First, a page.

The Human Skill
The answer is certainly yes -- leadership can be taught -- but the next question is how it should be taught. The answer to that might help answer the question, posed by Tom Ricks, of where it should be done.
Management is a business skill. So to become a better manager it is good to go to a school that teaches business. Leadership, on the other hand, is a human skill. To become a better leader one must become a better human, and therefore should go to the environment that is conducive to creating the series of self-awareness epiphanies that are necessary for that to happen.
So much of leadership teaching is wasted with lists of "what leaders do." The fact is there are many officers or executives who "do" those same things without leading well. This is because those who are led determine whether their boss or commanding officer is in fact a leader or just a boss -- and they base their decision more on what the superior "is" as a person than what he or she "does".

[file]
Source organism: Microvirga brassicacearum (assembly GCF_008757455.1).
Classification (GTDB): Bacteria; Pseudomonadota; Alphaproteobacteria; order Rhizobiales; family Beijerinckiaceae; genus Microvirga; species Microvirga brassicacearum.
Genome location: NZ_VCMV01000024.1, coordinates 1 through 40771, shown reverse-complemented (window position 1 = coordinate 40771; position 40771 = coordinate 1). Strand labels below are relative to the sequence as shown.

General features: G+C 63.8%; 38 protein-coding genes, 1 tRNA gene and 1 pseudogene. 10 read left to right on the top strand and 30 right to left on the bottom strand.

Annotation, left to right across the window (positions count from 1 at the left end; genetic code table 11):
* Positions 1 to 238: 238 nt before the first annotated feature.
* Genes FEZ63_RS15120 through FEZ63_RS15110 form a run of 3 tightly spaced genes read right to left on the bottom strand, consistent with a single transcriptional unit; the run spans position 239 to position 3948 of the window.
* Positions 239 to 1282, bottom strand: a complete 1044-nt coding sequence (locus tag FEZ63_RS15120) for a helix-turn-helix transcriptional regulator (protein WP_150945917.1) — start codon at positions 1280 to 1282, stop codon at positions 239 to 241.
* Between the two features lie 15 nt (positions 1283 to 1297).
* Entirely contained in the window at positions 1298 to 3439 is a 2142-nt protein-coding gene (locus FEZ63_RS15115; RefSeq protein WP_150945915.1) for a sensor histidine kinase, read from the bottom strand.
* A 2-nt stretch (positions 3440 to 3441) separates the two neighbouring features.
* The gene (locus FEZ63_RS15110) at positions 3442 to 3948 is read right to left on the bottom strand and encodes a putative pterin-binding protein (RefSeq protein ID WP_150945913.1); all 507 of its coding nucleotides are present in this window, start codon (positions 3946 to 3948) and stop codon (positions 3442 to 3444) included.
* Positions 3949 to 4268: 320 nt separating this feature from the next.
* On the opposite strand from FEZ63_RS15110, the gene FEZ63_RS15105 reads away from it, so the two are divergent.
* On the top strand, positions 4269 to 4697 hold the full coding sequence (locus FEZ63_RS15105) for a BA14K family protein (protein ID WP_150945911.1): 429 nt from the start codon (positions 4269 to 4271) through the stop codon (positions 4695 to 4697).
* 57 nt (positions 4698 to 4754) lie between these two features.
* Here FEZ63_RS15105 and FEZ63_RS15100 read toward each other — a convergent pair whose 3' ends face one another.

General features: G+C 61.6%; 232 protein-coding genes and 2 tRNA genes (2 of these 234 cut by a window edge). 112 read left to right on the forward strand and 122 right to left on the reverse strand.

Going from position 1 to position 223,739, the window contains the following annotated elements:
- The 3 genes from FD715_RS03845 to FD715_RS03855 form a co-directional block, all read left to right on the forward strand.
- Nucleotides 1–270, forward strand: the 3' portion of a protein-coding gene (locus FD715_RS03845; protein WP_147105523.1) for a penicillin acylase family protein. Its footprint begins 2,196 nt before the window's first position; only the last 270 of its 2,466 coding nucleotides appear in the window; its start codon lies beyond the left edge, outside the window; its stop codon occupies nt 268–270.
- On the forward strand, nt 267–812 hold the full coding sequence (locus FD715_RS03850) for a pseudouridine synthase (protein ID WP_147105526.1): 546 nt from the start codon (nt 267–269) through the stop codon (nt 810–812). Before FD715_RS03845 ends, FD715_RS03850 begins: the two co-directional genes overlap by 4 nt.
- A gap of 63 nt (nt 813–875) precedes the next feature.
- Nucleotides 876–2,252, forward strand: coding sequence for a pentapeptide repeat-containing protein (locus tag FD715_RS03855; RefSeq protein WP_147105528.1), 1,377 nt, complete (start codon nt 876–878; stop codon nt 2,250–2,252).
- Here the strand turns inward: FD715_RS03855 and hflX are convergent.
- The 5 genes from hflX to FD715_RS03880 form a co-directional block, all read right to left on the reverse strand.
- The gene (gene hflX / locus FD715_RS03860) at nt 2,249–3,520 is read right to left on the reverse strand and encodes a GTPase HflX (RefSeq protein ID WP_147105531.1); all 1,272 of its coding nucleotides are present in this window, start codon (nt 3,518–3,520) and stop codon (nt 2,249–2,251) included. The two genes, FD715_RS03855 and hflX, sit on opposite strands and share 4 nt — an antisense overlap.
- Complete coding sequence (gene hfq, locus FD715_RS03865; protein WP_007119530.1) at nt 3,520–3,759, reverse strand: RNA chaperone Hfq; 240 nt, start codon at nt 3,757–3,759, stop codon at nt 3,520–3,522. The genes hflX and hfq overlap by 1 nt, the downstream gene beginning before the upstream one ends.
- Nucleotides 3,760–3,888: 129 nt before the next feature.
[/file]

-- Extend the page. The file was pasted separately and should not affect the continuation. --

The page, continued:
Of course there are skills and techniques that dramatically enhance a person's ability to lead, as well as manage increasingly large or complex situations. These are best learned by intense discussions of real-world case studies, sometimes with one of the people who had been actually involved, or by placing the student in an organization where he or she can learn by watching real, effective leaders make tough day-to-day decisions that reflect whether that organization is in fact mission- and values-driven or not, whether it has a strategy and sticks to it or not.
So leadership can be taught, and must be, if a society is to be sustainably well-led. But it can only be taught with high degrees of effectiveness in two settings: either in an environment where it is consistently challenged and practiced in a transparent fashion, or in an organization where it can be taught by those who have been distinguished leaders, in the eyes of the people whom they led.
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